The way I see it I can either buy a handheld or tripod mounted cam, or go for a fixed exterior cam which I can hook to a server in the house and have filiming from there with nightvision, which has limitations in zoom and manouverability id guess.

Any suggestions. I dont know much about cameras so ive no idea and google hasnt helped much!!

I know I need something with good range and that will take an IR or nightvision. (i dream of thermal imaging but the cost is kind of amusing)



posted on Oct, 27 2008 @ 12:44 AM
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Hmm ok I did some research and am thinking of modding a webcam with some form of telelens or scope to give me what I want.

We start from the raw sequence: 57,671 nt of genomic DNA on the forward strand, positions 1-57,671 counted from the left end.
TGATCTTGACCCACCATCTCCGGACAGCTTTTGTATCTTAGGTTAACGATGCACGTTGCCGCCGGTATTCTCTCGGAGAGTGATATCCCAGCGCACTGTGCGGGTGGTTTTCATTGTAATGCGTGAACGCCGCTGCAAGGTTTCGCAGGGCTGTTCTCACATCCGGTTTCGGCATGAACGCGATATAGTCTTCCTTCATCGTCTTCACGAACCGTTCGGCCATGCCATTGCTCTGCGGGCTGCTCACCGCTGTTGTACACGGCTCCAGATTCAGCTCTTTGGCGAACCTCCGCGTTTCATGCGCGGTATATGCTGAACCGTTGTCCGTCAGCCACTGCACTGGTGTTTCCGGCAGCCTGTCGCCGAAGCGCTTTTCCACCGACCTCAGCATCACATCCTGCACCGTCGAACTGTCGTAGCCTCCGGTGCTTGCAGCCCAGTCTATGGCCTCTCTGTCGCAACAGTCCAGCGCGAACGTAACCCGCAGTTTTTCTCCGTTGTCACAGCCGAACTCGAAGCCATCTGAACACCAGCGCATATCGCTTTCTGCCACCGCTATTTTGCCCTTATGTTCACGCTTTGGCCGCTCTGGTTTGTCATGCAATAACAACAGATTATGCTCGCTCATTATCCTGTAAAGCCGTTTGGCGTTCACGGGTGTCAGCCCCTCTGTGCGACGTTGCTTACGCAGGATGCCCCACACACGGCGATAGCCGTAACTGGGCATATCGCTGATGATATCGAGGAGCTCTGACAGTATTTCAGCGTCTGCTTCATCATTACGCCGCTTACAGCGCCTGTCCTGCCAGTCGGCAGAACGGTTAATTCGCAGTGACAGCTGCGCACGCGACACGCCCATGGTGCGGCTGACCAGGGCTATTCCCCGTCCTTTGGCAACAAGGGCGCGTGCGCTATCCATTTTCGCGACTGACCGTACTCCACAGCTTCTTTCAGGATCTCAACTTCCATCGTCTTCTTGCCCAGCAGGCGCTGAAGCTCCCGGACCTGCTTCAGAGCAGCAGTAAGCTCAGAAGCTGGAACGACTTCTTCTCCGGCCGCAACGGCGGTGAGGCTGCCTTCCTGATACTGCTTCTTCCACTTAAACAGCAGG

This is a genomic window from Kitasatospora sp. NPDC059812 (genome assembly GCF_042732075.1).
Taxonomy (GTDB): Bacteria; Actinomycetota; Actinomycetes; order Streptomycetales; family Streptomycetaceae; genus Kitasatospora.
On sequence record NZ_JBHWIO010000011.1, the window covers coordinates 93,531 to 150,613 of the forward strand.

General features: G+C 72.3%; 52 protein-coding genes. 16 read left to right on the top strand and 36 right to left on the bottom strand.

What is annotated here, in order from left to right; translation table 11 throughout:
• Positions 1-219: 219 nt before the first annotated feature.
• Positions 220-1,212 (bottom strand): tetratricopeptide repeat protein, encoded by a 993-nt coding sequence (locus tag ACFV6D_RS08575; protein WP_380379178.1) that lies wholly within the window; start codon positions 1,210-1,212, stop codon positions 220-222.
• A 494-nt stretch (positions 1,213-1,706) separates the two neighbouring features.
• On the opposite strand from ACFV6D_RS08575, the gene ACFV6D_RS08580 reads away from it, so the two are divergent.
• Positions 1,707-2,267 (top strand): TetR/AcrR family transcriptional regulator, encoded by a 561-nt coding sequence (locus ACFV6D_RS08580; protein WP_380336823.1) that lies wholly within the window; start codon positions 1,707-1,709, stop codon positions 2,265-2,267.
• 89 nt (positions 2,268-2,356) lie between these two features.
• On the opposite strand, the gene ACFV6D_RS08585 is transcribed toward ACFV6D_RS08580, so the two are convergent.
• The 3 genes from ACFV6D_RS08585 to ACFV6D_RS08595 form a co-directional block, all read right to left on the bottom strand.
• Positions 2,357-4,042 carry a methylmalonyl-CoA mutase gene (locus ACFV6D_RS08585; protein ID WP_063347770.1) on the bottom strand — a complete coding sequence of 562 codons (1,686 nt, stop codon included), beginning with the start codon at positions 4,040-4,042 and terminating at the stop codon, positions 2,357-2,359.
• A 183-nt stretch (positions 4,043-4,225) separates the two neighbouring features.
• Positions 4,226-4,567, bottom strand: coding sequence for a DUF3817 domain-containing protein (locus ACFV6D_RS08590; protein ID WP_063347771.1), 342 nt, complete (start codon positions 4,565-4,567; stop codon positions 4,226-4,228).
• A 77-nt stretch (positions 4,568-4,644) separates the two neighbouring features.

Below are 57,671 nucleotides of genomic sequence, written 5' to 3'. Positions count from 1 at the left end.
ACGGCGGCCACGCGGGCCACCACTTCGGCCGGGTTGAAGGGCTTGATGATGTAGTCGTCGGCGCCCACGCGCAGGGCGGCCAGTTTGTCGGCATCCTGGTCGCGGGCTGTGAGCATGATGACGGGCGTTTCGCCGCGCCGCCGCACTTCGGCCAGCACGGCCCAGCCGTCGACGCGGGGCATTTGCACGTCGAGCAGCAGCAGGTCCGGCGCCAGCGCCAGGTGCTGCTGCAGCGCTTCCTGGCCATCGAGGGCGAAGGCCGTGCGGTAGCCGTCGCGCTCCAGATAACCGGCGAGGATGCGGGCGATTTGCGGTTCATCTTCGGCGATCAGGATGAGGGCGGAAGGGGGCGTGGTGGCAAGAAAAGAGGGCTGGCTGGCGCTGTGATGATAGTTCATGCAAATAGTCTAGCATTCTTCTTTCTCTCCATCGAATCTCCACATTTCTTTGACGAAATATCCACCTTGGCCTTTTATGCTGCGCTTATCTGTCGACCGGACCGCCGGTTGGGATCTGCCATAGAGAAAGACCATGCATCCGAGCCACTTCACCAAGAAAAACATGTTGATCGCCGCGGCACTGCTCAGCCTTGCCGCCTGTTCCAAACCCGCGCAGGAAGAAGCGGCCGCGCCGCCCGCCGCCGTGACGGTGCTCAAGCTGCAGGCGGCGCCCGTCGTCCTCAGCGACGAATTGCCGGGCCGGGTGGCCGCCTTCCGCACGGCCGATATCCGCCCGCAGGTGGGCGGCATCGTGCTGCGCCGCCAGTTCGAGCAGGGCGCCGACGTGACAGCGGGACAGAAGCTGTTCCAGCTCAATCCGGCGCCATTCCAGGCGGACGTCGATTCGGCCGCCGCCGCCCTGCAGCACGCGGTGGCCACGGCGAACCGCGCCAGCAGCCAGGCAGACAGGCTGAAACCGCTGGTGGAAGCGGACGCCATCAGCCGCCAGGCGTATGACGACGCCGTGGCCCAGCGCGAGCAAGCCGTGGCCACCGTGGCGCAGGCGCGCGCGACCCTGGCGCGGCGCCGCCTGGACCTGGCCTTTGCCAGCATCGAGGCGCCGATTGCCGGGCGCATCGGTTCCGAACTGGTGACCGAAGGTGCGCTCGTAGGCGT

I have a good place to mount it and I live on the very edge of the city by the river so Its a useful solution for me. Can anyone recommend a good telelens or scope for this kind of rig?

The ability to film direct to PC and have it on the computer direct is ideal, the combination of a good scope/telelens will give me the ability to get extra detail zoom footage if I do see anything interesting. Really if I do see a UFO I want to be able to get right in tight on it and identify it cleanly rather than have a thousand blurfos and miscellaneous objects to display.

I want that one perfect footage, high def, high zoom and quality image


Its cheap and easy, just need to select the right type of lens or scope and it should be perfect.

www.instructables.com...

[edit on 27-10-2008 by silver6ix]



posted on Oct, 28 2008 @ 02:55 PM